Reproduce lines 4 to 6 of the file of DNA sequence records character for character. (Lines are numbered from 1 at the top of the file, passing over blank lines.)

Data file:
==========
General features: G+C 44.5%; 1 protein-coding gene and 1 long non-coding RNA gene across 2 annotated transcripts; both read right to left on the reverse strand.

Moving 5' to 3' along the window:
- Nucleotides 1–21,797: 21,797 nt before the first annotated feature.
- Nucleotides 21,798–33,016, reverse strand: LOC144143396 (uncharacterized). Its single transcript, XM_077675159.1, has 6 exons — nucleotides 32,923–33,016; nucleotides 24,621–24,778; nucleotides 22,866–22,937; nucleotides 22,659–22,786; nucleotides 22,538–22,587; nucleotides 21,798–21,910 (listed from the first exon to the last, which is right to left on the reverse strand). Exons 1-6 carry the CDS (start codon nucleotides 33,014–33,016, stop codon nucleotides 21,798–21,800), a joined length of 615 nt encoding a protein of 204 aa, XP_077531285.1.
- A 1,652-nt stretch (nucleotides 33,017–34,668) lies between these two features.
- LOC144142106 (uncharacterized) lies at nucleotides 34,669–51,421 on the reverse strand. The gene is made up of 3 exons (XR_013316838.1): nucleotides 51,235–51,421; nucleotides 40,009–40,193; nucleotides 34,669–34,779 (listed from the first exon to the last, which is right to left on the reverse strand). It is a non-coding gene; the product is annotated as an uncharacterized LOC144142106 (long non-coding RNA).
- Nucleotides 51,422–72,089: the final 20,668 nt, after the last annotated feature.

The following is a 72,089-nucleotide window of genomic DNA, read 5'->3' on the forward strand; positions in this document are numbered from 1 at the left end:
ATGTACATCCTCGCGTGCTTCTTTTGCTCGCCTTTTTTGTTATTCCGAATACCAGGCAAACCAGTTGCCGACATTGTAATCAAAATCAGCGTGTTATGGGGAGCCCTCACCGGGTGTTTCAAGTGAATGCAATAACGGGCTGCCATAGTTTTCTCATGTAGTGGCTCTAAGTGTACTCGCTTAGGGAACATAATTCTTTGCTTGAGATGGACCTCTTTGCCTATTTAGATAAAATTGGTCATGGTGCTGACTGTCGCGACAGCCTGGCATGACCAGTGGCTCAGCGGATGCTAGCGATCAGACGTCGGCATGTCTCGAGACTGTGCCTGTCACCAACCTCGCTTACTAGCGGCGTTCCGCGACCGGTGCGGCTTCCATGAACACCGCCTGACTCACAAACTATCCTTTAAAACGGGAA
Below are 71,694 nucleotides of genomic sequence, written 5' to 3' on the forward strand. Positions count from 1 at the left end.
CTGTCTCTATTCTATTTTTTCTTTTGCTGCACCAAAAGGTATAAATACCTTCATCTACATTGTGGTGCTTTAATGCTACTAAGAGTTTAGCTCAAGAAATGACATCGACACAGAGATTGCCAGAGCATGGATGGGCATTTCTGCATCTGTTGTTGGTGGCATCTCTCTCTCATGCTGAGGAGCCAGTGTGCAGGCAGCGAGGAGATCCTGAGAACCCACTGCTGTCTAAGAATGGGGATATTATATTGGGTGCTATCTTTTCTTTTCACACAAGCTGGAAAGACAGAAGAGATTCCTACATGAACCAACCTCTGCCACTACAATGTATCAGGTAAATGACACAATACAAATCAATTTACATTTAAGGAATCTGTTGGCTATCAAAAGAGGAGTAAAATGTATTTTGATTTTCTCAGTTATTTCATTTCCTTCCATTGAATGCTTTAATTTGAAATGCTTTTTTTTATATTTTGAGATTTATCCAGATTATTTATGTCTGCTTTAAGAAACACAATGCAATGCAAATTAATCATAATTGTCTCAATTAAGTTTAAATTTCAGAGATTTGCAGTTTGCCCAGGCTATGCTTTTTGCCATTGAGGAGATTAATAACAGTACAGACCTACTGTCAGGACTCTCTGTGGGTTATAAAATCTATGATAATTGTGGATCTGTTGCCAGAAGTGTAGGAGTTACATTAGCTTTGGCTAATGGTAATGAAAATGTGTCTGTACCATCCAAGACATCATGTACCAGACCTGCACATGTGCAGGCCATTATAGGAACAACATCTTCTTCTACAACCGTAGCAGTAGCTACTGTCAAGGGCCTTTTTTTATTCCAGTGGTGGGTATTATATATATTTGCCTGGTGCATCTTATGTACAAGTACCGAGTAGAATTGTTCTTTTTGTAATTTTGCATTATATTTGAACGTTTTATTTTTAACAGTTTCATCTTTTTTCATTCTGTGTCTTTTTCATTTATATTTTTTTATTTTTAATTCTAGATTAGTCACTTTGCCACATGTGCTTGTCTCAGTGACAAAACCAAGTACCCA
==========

- Nucleotides 21,798–33,016, reverse strand: LOC144143396 (uncharacterized). Its single transcript, XM_077675159.1, has 6 exons — nucleotides 32,923–33,016; nucleotides 24,621–24,778; nucleotides 22,866–22,937; nucleotides 22,659–22,786; nucleotides 22,538–22,587; nucleotides 21,798–21,910 (listed from the first exon to the last, which is right to left on the reverse strand). Exons 1-6 carry the CDS (start codon nucleotides 33,014–33,016, stop codon nucleotides 21,798–21,800), a joined length of 615 nt encoding a protein of 204 aa, XP_077531285.1.
- A 1,652-nt stretch (nucleotides 33,017–34,668) lies between these two features.
- LOC144142106 (uncharacterized) lies at nucleotides 34,669–51,421 on the reverse strand. The gene is made up of 3 exons (XR_013316838.1): nucleotides 51,235–51,421; nucleotides 40,009–40,193; nucleotides 34,669–34,779 (listed from the first exon to the last, which is right to left on the reverse strand). It is a non-coding gene; the product is annotated as an uncharacterized LOC144142106 (long non-coding RNA).